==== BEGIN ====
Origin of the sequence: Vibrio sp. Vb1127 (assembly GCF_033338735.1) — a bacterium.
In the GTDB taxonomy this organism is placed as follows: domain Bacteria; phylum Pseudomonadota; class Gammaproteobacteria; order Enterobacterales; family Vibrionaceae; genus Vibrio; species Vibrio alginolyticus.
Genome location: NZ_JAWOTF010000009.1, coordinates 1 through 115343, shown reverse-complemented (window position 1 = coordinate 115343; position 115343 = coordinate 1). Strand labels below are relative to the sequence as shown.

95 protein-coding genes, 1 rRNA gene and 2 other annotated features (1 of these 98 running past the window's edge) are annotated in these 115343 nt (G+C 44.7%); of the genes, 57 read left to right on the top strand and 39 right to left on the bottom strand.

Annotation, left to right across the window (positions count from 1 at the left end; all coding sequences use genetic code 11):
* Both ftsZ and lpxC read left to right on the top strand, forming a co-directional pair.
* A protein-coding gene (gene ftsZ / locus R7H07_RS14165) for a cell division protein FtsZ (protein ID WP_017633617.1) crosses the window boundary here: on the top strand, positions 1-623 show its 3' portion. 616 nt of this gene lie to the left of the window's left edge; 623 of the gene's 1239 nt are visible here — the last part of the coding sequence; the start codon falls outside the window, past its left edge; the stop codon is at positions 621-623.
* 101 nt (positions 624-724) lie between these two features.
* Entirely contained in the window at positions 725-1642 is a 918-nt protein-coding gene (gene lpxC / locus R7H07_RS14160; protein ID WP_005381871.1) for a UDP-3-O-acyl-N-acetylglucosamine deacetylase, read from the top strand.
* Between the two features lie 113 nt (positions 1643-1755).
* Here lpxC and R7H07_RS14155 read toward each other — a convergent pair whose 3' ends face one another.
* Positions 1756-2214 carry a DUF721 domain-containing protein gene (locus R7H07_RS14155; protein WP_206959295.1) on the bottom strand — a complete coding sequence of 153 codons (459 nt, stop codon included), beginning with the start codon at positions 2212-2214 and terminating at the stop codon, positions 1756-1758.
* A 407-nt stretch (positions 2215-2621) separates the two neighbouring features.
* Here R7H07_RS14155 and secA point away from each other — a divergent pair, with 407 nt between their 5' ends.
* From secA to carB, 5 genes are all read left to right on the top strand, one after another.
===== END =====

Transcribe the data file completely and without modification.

Origin of the sequence: Vibrio sp. Vb1127 (assembly GCF_033338735.1) — a bacterium.
In the GTDB taxonomy this organism is placed as follows: domain Bacteria; phylum Pseudomonadota; class Gammaproteobacteria; order Enterobacterales; family Vibrionaceae; genus Vibrio; species Vibrio alginolyticus.
Genome location: NZ_JAWOTF010000009.1, coordinates 1 through 115343, shown reverse-complemented (window position 1 = coordinate 115343; position 115343 = coordinate 1). Strand labels below are relative to the sequence as shown.

95 protein-coding genes, 1 rRNA gene and 2 other annotated features (1 of these 98 running past the window's edge) are annotated in these 115343 nt (G+C 44.7%); of the genes, 57 read left to right on the top strand and 39 right to left on the bottom strand.

Annotation, left to right across the window (positions count from 1 at the left end; all coding sequences use genetic code 11):
* Both ftsZ and lpxC read left to right on the top strand, forming a co-directional pair.
* A protein-coding gene (gene ftsZ / locus R7H07_RS14165) for a cell division protein FtsZ (protein ID WP_017633617.1) crosses the window boundary here: on the top strand, positions 1-623 show its 3' portion. 616 nt of this gene lie to the left of the window's left edge; 623 of the gene's 1239 nt are visible here — the last part of the coding sequence; the start codon falls outside the window, past its left edge; the stop codon is at positions 621-623.
* 101 nt (positions 624-724) lie between these two features.
* Entirely contained in the window at positions 725-1642 is a 918-nt protein-coding gene (gene lpxC / locus R7H07_RS14160; protein ID WP_005381871.1) for a UDP-3-O-acyl-N-acetylglucosamine deacetylase, read from the top strand.
* Between the two features lie 113 nt (positions 1643-1755).
* Here lpxC and R7H07_RS14155 read toward each other — a convergent pair whose 3' ends face one another.
* Positions 1756-2214 carry a DUF721 domain-containing protein gene (locus R7H07_RS14155; protein WP_206959295.1) on the bottom strand — a complete coding sequence of 153 codons (459 nt, stop codon included), beginning with the start codon at positions 2212-2214 and terminating at the stop codon, positions 1756-1758.
* A 407-nt stretch (positions 2215-2621) separates the two neighbouring features.
* Here R7H07_RS14155 and secA point away from each other — a divergent pair, with 407 nt between their 5' ends.
* From secA to carB, 5 genes are all read left to right on the top strand, one after another.